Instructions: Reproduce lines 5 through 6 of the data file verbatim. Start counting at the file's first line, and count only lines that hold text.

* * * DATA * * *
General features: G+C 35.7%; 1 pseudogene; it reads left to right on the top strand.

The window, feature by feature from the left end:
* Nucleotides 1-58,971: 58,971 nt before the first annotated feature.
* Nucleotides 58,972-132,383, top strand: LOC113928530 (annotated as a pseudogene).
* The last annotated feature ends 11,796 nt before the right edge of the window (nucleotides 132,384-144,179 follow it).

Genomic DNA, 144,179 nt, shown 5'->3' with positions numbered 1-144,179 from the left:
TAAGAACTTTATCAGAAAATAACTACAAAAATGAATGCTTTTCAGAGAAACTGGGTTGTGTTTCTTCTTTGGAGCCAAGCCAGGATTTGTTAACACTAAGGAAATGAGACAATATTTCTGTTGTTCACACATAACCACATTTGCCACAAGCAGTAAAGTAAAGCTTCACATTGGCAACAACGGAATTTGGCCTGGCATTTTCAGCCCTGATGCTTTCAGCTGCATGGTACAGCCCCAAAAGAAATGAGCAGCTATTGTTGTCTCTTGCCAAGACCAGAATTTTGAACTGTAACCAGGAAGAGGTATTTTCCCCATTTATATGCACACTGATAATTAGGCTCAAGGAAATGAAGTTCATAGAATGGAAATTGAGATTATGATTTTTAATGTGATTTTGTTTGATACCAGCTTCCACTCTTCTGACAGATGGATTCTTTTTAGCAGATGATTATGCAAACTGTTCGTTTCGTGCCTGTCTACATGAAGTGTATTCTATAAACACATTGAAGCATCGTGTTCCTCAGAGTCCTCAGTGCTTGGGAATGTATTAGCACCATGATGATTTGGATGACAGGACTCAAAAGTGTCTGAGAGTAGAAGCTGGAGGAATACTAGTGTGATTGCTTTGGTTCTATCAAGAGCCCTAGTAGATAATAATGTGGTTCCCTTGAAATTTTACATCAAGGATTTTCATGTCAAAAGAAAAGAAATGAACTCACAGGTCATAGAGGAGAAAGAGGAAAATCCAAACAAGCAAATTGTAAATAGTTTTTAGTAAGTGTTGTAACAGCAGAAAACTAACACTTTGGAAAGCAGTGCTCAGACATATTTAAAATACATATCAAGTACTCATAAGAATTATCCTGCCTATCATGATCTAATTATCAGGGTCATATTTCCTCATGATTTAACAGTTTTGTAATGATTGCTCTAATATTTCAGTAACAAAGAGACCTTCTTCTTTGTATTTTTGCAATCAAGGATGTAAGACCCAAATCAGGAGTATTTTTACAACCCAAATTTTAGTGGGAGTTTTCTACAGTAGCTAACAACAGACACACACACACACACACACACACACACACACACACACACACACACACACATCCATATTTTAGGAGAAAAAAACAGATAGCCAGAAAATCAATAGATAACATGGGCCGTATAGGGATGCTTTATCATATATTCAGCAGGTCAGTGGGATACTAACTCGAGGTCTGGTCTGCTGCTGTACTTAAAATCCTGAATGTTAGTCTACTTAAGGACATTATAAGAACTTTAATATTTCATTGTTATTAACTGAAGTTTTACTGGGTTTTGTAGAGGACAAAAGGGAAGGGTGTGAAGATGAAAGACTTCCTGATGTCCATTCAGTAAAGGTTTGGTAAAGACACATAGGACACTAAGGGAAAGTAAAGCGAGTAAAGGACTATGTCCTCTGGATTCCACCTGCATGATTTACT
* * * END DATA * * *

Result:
* The last annotated feature ends 11,796 nt before the right edge of the window (nucleotides 132,384-144,179 follow it).

Genomic DNA, 144,179 nt, shown 5'->3' with positions numbered 1-144,179 from the left: